Five unexpected insights into the international money transfer industry

The international money transfer market is an often-overlooked industry that affects millions of Americans and their families around the world. It lacks transparency, can often be confusing, and combines a unique mix of traditional and clunky payment methods and processes with a new wave of high-tech competitive players. wanted to uncover these issues by diving deep inside the international money transfer industry, with a comprehensive study of 35 providers and 13 finalists. The results were showcased in the website’s Money Transfer Awards 2017.

The study provided several unexpected insights. Here are the top five findings that shed some light on the industry.

1. An estimated US$2.59bn is spent on fees consumers may not know about

When sending an international money transfer, many senders assume that the given exchange rate is the same as the market rate – what you’d see were you to Google-search an exchange rate from one currency to another. As a result, senders often only examine the transfer fee, not realising that the exchange rates can vary between providers, with some adding a big slice of their profit pie on top.

By comparing the exchange rates of these providers with the mid-market exchange rates, we found the average difference to be 1.84%. This was based on online, non-bank money transfers from the US. Had the comparison included banks and cash transfers, this percentage would be even greater.

We forecast that US$141bn is estimated to have been sent from the U.S. in 2016 in remittances, by analysing data from the World Bank. By calculating 1.84% of this figure, we estimated US$2.59bn was spent in potentially hidden fees.

Our research revealed that of the 35 providers analysed, TransferWise and Circle were the only ones with exchange rates accurately reflecting the market rate. These fees could explain the findings from our survey of 2,000 respondents, which revealed that 80% of those sending money transfers from the US felt ripped off.

2. Industry veterans are behind in online country and territory coverage

The study found that traditional, money transfer veterans were behind some of the newer, tech-savvy players when it came to online coverage. As an online company itself, was interested in looking at the transfers that could be sent entirely digitally – meaning no cash.

A further finding was that Western Union is the heavyweight in the room, and, despite being able to send cash to all 196 countries, they came in fourth place for online transfer availability, sitting at 59 countries and territories.

Digital native, PayPal, was only available in 38 countries and territories, while SmallWorld had the most expansive coverage, with 83 countries and territories – but that’s still less than half of the world’s countries and territories. TransferWise and WorldRemit tied second, with 74 countries and territories available.

Sixty-two per cent of providers offered cash pickup in addition to online transfers. This observation raises questions as to how important is cash – especially to recipients.

3. No such thing as a “sanctuary provider”

“Sanctuary cities”, a term commonly employed in the US by the alternative-right, suddenly became part of the American vocabulary as a city that limits its cooperation with federal government agencies when it comes to immigrant deportation.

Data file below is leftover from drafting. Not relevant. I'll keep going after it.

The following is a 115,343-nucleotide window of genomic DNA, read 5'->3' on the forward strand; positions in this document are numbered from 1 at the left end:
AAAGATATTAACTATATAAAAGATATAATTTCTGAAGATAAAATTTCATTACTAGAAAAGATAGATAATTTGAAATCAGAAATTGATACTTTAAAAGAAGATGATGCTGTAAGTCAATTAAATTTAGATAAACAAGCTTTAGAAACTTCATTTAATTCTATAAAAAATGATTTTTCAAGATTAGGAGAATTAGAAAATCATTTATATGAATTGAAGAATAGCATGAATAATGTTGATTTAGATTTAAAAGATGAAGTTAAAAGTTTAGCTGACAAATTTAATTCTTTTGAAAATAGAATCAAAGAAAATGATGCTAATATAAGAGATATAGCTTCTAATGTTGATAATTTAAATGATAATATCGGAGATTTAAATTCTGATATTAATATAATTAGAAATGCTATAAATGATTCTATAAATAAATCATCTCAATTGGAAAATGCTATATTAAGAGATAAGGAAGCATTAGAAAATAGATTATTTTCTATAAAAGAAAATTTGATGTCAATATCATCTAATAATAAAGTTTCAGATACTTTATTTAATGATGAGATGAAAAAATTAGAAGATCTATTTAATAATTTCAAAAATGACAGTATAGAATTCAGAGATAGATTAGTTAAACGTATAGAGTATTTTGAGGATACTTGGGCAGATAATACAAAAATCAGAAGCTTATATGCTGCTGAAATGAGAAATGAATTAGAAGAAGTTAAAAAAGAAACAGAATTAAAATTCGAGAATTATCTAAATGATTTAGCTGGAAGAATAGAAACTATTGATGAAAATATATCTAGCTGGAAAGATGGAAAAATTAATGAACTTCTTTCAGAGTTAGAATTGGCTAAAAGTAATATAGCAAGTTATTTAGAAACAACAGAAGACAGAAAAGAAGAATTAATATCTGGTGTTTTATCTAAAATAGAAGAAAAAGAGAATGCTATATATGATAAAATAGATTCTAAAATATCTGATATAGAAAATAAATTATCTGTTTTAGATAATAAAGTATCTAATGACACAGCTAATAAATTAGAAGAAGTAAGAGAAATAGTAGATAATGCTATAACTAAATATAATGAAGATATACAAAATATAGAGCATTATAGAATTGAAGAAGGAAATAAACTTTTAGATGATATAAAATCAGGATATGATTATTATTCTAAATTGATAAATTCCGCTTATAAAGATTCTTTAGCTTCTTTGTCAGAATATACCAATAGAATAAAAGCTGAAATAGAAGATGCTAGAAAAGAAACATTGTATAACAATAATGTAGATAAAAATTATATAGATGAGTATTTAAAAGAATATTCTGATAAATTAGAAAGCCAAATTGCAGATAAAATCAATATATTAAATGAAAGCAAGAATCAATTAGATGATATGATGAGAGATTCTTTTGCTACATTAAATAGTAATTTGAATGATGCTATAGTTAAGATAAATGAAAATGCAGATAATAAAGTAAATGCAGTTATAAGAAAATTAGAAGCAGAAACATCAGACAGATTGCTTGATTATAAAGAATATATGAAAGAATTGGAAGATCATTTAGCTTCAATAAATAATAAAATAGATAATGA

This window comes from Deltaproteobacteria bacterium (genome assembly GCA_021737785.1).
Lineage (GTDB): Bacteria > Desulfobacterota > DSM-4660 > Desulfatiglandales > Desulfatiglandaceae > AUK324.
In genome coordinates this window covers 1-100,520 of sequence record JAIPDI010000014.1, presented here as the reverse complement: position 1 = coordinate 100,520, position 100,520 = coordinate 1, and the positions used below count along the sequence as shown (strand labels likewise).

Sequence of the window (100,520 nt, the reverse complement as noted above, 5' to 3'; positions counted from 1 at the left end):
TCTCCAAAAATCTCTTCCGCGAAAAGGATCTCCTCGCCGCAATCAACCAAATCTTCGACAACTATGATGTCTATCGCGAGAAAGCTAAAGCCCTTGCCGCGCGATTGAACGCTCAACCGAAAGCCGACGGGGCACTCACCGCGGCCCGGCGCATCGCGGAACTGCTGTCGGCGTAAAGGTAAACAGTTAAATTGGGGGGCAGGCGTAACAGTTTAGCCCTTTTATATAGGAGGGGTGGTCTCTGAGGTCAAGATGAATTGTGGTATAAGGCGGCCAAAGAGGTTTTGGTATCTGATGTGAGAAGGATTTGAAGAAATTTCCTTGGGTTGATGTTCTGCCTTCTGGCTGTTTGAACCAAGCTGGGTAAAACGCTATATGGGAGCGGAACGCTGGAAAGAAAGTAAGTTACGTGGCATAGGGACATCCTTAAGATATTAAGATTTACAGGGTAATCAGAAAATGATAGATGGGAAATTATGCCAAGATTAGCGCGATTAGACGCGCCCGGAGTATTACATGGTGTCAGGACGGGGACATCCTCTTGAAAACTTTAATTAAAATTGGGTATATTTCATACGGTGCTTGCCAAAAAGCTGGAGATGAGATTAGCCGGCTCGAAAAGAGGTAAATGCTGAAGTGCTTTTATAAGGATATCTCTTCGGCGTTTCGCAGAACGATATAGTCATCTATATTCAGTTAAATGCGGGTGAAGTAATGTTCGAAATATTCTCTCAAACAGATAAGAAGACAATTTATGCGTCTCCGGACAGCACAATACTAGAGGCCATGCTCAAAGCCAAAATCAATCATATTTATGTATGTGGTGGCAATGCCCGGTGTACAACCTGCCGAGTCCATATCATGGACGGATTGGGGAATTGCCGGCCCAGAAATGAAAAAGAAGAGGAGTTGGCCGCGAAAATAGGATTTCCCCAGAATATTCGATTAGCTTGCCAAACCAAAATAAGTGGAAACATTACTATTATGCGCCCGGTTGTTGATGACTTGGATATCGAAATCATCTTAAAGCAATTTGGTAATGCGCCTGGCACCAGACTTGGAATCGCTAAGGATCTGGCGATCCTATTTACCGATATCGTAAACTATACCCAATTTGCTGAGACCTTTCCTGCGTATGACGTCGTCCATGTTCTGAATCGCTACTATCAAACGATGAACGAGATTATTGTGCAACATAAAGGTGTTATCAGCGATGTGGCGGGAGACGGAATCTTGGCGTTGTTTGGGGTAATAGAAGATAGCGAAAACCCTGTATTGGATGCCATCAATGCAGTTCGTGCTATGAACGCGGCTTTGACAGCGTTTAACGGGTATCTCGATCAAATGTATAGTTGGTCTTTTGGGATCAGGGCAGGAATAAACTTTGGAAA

The official documents and identification required varied dramatically while testing money transfer sites. We were curious to find out whether there were providers who were more lenient when it came to verifying legal status, with the results revealing that less ID verification in the sign-up stage actually caused security problems later in the transfer process.

Four of the 13 providers did not require inputting a social security number (SSN) or uploading additional documents, but three of these four resulted in live transfer failures or complications due to unknown security reasons. Pangea was the only provider that made successful transfers without a SSN or uploaded documents, but they also were one of the only providers that rejected false recipient credit card information and transfers sent from unlicensed states within the online application process. They ensured only legitimate information was entered in real-time.

When transfers failed due to unknown security reasons, representatives of the provider directed customers to physical locations – if available – as the liability falls on the customer in cash transfers.

4. Money transfer industry performs best in user experience (UX) despite being a banking product

Despite being a banking product, which are usually notorious for bad user experience, the user experience UX scores were relatively high across the money transfer order (MTO) providers analysed. As they specialise in one specific area of banking, this likely leads to a better user experience as they have one area of focus and a need to optimise it for their users to meet margins in such a competitive market.

5. UX dark patterns could explain why 80% of money transfer senders feel ripped off

The money transfer industry scored highest on average in user experience, but lowest in trustworthiness.

Participants from the commissioned user testing study were asked to rate credibility based on appearance. The discrepancy between the average score for ‘best user experience’ (70.6%), compared against the average score for ‘most trustworthy’ (53.0%), demonstrates the gap between perception and reality.

The gap between perception and reality is often referred to as a “dark pattern”. The term, coined by user experience designer Harry Brignull, describes interfaces that intentionally use human psychology against our own interests. That’s a recipe that could certainly lead people to feeling “ripped off”.


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